Also, there is the threat of new entrants: new businesses and new experts appear in the translation business on an almost daily basis. The book discusses how such challenges can be addressed and how one can stay in the translation industry despite the competition.

The reality for each translation expert may be different based on the country or city where they are located. Thus, the book serves as a framework that offers translators important tips for conducting business. New entrants may have trouble securing business offers without a track record. Hence, they must work hard to gain clients, who may prefer to go to translation experts, who are well established. However, if new entrants can offer additional perks, such as lower prices or faster turnover, then they can gain clients quickly. Here, the need to balance the various factors, such as quality, time, and service offered, will determine whether a translator will be successful in a competitive environment.

The book then proceeds to detail the seven support activities that are important for any translation business. These consist of management, structure, finance, culture, human resources, technology, and quality assurance. Of course, individuals are free to arrange their business as they see fit, but the guidance in this book serves as a helpful framework. The book stresses the importance of financial margins, and focuses on net margin. Just like any other business, the goal in the translation business is to make a profit. This means making a surplus after charging clients and paying suppliers. The book also addresses how changing technology will impact the translation process. Translators need to realize the importance of continuously updating their businesses and knowledge with the latest technology so that they can provide their clients with the best services.

In conclusion, the book focuses on how one can conduct a successful translation business by considering factors that can impact the business in both the short and long term. It may not be relatable to every single translator out there, but the book serves as a good guide for translators around the globe regardless of their business environment. In the end, a business is a business, and one needs to be familiar with challenges and obstacles before venturing into the business of translation.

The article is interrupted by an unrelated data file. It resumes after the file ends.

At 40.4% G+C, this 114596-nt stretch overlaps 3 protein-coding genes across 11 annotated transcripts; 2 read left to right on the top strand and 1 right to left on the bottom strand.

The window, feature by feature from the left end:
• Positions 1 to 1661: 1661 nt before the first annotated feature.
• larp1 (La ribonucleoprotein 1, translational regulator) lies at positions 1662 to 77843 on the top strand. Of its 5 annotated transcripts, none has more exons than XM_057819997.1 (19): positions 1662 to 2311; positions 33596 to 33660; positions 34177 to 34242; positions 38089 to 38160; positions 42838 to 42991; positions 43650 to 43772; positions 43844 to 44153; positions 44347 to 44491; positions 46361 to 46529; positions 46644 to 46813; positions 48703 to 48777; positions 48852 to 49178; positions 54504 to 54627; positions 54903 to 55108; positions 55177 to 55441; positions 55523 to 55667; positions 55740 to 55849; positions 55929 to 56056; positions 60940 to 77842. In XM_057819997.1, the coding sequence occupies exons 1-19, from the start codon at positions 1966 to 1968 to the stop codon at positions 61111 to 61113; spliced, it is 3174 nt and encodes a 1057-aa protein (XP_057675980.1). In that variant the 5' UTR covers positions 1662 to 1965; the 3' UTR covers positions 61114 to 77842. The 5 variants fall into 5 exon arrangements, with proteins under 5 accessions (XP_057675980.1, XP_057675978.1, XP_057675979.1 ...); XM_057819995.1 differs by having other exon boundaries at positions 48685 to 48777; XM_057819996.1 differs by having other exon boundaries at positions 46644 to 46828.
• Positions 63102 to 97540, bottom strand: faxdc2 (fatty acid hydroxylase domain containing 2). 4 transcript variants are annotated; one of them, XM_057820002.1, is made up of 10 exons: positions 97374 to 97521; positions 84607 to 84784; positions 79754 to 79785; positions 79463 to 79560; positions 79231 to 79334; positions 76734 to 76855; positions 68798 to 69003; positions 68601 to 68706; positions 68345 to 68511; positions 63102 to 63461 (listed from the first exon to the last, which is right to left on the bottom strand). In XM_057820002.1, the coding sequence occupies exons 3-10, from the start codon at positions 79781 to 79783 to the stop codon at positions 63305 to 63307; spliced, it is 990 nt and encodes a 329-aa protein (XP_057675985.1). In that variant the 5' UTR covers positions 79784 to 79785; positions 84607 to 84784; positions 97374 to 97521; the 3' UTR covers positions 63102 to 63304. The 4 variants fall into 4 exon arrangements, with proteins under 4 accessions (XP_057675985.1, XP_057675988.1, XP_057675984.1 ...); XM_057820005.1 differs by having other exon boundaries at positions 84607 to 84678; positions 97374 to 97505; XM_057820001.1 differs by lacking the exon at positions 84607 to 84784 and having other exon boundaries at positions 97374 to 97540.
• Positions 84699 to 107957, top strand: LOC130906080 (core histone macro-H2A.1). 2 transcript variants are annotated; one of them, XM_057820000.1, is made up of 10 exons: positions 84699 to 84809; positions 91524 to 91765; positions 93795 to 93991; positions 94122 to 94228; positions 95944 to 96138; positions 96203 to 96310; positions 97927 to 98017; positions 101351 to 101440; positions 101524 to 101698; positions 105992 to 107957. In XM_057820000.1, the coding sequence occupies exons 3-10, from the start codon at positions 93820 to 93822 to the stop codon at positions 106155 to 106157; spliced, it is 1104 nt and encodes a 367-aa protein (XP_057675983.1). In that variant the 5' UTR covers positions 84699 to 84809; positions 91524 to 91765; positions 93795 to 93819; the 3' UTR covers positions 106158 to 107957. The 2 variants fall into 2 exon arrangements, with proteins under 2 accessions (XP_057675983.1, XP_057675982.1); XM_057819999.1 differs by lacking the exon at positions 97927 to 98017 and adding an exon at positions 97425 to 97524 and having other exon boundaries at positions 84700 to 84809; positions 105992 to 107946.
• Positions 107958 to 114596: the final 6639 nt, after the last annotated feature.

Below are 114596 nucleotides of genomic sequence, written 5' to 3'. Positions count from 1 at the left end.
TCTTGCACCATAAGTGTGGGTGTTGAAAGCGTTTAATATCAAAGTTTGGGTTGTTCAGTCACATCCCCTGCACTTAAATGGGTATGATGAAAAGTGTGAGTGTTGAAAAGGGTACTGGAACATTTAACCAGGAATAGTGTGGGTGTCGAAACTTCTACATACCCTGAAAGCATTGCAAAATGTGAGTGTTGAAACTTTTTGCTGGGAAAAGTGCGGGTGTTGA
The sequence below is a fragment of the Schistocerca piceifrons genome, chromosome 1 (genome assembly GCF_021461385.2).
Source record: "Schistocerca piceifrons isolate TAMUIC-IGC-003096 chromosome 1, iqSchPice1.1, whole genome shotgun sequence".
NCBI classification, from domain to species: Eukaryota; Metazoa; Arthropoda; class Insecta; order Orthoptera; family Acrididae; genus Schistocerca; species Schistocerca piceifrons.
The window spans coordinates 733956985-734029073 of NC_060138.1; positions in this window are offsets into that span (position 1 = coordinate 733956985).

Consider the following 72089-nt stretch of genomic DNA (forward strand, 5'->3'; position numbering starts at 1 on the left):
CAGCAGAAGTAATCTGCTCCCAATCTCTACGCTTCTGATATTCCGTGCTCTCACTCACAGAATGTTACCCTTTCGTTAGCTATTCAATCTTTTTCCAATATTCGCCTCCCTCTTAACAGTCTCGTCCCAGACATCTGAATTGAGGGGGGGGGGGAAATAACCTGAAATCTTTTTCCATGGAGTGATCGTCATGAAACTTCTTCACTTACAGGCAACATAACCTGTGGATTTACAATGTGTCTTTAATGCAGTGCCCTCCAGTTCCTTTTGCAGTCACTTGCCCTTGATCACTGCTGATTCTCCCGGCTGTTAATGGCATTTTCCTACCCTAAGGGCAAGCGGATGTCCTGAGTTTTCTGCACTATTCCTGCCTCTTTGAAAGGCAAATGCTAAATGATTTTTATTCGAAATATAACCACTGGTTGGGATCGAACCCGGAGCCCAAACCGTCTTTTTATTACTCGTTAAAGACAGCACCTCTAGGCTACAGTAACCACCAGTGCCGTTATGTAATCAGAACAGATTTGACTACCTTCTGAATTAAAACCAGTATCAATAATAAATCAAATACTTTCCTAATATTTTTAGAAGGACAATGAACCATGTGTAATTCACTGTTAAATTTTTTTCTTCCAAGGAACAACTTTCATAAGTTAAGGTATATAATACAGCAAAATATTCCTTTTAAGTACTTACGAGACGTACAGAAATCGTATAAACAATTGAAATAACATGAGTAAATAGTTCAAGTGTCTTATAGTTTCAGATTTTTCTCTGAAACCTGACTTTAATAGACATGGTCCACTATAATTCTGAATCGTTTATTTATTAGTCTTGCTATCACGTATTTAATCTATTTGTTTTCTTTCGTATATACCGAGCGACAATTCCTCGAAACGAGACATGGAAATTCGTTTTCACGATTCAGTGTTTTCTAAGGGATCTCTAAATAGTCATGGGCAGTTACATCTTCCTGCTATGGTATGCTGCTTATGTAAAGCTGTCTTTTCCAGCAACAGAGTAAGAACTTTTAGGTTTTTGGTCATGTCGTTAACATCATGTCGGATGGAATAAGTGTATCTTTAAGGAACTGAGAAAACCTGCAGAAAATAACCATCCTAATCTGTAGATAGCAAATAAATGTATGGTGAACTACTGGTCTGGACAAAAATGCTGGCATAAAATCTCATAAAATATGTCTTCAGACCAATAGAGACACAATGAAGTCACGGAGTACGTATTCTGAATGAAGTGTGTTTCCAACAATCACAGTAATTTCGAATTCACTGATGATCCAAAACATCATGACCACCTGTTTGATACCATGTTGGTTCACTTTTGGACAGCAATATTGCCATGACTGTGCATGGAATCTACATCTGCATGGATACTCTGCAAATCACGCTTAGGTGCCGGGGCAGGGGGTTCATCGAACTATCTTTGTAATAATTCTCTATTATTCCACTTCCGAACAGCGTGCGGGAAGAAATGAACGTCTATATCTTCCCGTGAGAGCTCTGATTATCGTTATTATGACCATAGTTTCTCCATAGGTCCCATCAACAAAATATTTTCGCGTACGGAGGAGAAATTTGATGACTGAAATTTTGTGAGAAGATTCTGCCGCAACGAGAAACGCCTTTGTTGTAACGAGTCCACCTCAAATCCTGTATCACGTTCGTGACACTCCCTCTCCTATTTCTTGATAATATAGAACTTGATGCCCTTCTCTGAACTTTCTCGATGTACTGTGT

Author bio

Amal Alaboud is a PhD candidate in the Translation Research and Instruction Program at the State University of New York at Binghamton. She holds an MA in Arabic/English Translation from the University of Salford in the UK. Her research interests include literary translation, translation project management, and volunteer translation. Currently, she is a project coordinator at TransPerfect in New York.

ATA’s Virtual Conference Is Back

Did you miss out on ATA’s 59th Annual Conference in New Orleans, Louisiana? Or maybe you attended but weren’t able to make it to as many sessions as you would have liked. Don’t fear! The ATA Virtual Conference is here and back for its second round.

What is the Virtual Conference?

The 2018 Virtual Conference is a collection of 50 sessions given at ATA59 in New Orleans, Louisiana. There are sessions for both translators and interpreters, covering a wide range of topics in law, medicine, science, technology, and more. All 50 sessions are available on-demand, and the recordings are accompanied by the speakers’ original PowerPoint presentations in video format. You can view the full list of sessions offered here.

This year’s Virtual Conference comes with extra perks for ATA-certified translators, as its sessions are approved for Continuing Education Points. You will earn one point for each hour viewed, up to a maximum of 10 points.

How Much Does It Cost?

3-day attendees of ATA59 have free access to the Virtual Conference. To access the sessions, go to the Virtual Conference webpage. ATA members can also access the Virtual Conference by logging into the “Members Only” area of the ATA website. All 3-day attendees were sent their usernames and passwords in an email with the subject line “ATA59 Virtual Conference is Now Available!” Search your email to find your username and password there. If you cannot find your login credentials, please contact ATA at webmaster@atanet.org.